Who will be behind the mask decisions when the state mandate comes off?
The mask hot potato is back in school leaders’ laps. Who is left holding it will depend a lot on school board-superintendent relationships.
On Monday, the Oregon Health Authority announced it would lift the rule requiring masks in schools on March 31. The decision on whether students will be wearing masks that day will rest with local public health authorities and the decision-makers in school districts, charter schools and private schools, according to the Oregon Department of Education.
OSBA supports the move toward more local decision-making, according to Deputy Executive Director Mary Paulson, but strongly encourages school boards to examine legal, medical, operational and community considerations.
ODE said further guidance is coming, but school boards are already planning meeting agendas to tackle the mask issue.
The school rule will remain in effect until March 31 so schools have time to plan, but the general statewide indoor mask requirement could be lifted sooner, OHA said, depending on factors such as the number of COVID-19 cases and the state’s hospitalization rate. The nebulous end to the state requirement adds to the school uncertainties.
Phoenix-Talent School Board Chair Dawn Watson said board members’ many questions include under what conditions OHA might reinstate masks.
It depends, an OHA spokesperson said Wednesday. If another variant arose that was spreading more quickly, caused more severe disease or reduced the effectiveness of current vaccines, OHA would emphasize the need for Oregonians to take additional precautions but would expect to make a more targeted response rather than a universal masking approach, said Public Affairs Specialist Rudy Owens.
School board members and superintendents remember last summer when Gov. Kate Brown instituted the mask mandate just a week after they were told they would have local control over COVID-19 policies.
School boards, superintendents and families have been agitating for local decision-making ever since.
Just last week, Phoenix-Talent in southern Oregon passed a resolution for “local decision-making ability.” The school board asked for the right to work with their county health authorities to make COVID-19 decisions and asked for clear metrics or targets for any changes to COVID-19 rules.
Watson, an OSBA Board member, said OHA metrics would answer some questions about when and how school districts should set mask policies. She said school boards are also struggling with who should make the final call.
Superintendents make day-to-day operating decisions, which could include mask wearing, but school boards set policy, which could also include COVID-19 responses, she said.
In some situations, a superintendent could implement a mask plan and no board action would be required, according to OSBA lawyers. Whether the board or superintendent makes the decision is dependent on factors including the responsibility delegated by the board to the superintendent and whether there is agreement in the community. Good governance practices, though, call for district leaders to collaboratively reach a plan, according to OSBA’s research-based training advice.
Meanwhile, the Coalition of Oregon School Administrators is discussing with superintendents the best way to approach the return to local decision-making on masks.
Watson leans toward making masks optional in the district but said no matter what they do, clear and detailed communication with families will be crucial.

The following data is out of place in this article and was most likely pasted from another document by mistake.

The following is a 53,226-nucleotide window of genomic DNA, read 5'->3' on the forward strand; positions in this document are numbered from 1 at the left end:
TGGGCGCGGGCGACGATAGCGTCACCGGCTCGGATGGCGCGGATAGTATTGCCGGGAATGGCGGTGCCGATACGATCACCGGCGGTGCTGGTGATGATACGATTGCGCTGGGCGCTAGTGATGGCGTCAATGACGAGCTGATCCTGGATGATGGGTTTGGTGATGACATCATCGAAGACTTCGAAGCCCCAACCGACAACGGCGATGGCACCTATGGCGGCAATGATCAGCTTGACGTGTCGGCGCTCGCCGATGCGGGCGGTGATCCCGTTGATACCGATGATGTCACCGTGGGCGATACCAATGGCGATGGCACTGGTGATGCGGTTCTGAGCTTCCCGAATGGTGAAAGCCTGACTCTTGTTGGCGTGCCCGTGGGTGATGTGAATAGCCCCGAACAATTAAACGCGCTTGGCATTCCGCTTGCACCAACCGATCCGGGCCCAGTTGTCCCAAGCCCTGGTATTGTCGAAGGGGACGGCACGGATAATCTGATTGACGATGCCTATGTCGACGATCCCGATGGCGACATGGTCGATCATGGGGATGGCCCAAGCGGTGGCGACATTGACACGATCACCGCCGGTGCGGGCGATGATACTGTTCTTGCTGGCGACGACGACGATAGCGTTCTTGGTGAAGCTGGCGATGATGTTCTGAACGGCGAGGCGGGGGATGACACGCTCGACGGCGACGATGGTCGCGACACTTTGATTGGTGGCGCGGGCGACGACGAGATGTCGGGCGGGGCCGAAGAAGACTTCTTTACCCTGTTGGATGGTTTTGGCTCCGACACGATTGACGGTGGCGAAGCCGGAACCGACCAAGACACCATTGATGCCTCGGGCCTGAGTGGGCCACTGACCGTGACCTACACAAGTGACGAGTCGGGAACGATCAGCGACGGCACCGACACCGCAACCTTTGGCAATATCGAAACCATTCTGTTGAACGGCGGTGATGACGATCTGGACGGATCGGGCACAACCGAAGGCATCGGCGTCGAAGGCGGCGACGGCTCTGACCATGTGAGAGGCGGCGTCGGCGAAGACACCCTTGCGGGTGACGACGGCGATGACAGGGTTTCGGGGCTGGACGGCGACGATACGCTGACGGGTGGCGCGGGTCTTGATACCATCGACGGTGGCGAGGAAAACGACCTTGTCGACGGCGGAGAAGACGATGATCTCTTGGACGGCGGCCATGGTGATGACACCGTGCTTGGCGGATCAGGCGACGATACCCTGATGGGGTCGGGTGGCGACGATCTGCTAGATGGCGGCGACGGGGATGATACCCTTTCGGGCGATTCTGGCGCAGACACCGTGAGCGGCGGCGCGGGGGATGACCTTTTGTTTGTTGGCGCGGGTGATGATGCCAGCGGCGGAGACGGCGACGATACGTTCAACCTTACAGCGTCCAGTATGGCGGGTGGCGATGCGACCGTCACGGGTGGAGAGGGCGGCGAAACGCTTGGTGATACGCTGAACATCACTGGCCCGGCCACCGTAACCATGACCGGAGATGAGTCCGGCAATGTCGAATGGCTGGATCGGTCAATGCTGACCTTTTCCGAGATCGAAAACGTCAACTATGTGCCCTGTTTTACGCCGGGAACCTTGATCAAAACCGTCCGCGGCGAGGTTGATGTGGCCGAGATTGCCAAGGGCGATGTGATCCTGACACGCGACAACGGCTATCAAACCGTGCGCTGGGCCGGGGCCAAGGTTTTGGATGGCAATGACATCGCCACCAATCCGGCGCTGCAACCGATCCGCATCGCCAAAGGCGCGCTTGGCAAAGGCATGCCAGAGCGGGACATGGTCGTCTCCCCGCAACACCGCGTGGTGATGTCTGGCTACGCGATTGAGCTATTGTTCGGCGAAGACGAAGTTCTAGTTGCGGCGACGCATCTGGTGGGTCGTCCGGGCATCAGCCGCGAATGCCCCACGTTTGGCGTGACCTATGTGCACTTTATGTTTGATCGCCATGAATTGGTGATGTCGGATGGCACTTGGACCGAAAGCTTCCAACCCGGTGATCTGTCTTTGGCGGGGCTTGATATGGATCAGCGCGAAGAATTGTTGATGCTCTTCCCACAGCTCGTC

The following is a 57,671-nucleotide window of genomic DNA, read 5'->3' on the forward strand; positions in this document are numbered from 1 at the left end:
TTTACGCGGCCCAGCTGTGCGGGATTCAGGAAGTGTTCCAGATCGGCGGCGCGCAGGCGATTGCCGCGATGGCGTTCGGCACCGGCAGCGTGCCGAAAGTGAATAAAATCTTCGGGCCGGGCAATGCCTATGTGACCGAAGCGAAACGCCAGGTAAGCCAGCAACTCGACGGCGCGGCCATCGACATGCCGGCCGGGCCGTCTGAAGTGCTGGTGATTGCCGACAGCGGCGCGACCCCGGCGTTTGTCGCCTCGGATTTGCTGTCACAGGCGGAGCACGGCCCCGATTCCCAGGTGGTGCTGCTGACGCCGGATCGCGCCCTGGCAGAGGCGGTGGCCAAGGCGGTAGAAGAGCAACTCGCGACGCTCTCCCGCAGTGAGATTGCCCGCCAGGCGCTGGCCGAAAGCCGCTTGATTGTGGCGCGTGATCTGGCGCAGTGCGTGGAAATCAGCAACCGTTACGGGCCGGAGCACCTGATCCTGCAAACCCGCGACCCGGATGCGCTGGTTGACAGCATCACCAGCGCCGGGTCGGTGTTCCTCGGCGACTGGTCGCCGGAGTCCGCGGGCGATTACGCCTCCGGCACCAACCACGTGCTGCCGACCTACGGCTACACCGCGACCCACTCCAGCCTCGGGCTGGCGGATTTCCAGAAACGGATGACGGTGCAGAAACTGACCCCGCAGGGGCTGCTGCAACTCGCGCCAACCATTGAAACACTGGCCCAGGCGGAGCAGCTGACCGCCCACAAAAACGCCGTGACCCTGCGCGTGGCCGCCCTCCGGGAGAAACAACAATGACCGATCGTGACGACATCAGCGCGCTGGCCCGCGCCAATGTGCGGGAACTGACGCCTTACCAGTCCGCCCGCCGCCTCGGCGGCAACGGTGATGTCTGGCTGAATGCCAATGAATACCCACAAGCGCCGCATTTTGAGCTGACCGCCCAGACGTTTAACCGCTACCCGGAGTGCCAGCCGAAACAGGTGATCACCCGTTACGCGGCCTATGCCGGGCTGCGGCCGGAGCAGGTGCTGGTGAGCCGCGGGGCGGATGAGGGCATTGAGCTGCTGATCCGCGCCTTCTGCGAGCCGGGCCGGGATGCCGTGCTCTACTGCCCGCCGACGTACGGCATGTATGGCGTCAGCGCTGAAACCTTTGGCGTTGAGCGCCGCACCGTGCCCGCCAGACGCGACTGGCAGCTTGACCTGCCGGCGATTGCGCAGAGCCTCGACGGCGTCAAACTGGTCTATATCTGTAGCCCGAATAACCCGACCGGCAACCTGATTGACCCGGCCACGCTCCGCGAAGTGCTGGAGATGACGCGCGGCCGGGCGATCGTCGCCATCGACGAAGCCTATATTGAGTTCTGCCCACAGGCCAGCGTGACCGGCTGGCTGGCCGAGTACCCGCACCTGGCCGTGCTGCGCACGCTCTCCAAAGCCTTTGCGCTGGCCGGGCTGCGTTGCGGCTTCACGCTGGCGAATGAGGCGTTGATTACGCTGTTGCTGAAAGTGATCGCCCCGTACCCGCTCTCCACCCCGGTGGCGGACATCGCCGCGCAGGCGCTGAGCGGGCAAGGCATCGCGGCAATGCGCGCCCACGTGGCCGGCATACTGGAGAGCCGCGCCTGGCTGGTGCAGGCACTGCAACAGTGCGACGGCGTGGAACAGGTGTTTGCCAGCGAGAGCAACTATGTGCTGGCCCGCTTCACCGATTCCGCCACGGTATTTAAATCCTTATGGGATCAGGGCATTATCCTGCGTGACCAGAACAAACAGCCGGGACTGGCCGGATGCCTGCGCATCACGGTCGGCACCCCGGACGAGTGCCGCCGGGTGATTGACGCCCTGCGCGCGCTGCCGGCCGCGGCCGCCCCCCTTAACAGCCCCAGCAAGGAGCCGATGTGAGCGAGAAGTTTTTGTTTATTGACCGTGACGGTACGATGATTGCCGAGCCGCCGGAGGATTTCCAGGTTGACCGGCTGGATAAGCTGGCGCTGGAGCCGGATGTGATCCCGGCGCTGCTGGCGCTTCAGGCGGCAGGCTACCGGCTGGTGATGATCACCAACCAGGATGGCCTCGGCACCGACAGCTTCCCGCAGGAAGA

“It’s really important for families to know what comes with their choices,” she said, both for the district and for their children.
ODE has said that schools that drop universal masking would not be able to participate in the “test-to-stay” program that allows exposed children to remain in school with a negative COVID-19 test. Without masking, schools would also have to increase their contract tracing and monitoring of physical distancing, with more quarantines likely. ODE has said that without masks, more students and school staff would likely miss school.
ODE and OHA have said they will continue to strongly recommend universal masking as a key factor in layered mitigation efforts to stop COVID-19’s transmission. A school’s decision to stop requiring masks raises legal questions about the school’s exposure under a limited liability protection passed by the Oregon Legislature in 2020.
Crook County School Board Chair Scott Cooper said his central Oregon district’s main goal has always been keeping students in school.
“We will put up with stuff we don’t agree with to keep our kids together in person,” he said.
The board sent a letter to OHA in December asking for metrics related to the mask rule. Cooper said the district would follow any requirements set forth by OHA or its local health authority but it isn’t likely to set any requirements of its own.
“I am not a doctor, I am not an epidemiologist, and I’m not a virologist,” Cooper said. “I take my advice from people who are.”
He said the board has generally tried to let the superintendent guide the pandemic response with the board weighing in where necessary.
The district plans to make masks optional, much to the delight of most parents, Cooper said. He said the district would make N95 masks available in schools and schools would do their best to prevent mask shaming.
Cooper rues how school boards have become the center of so many political fights and hopes the end of the mask rule will return some normalcy to board meetings.
“If you don’t like the governor’s emergency powers, go talk to the legislators who can change that,” he said. “We are not the place to have that conversation. We do bonds, budgets and books. That’s it.”
- Jake Arnold, OSBA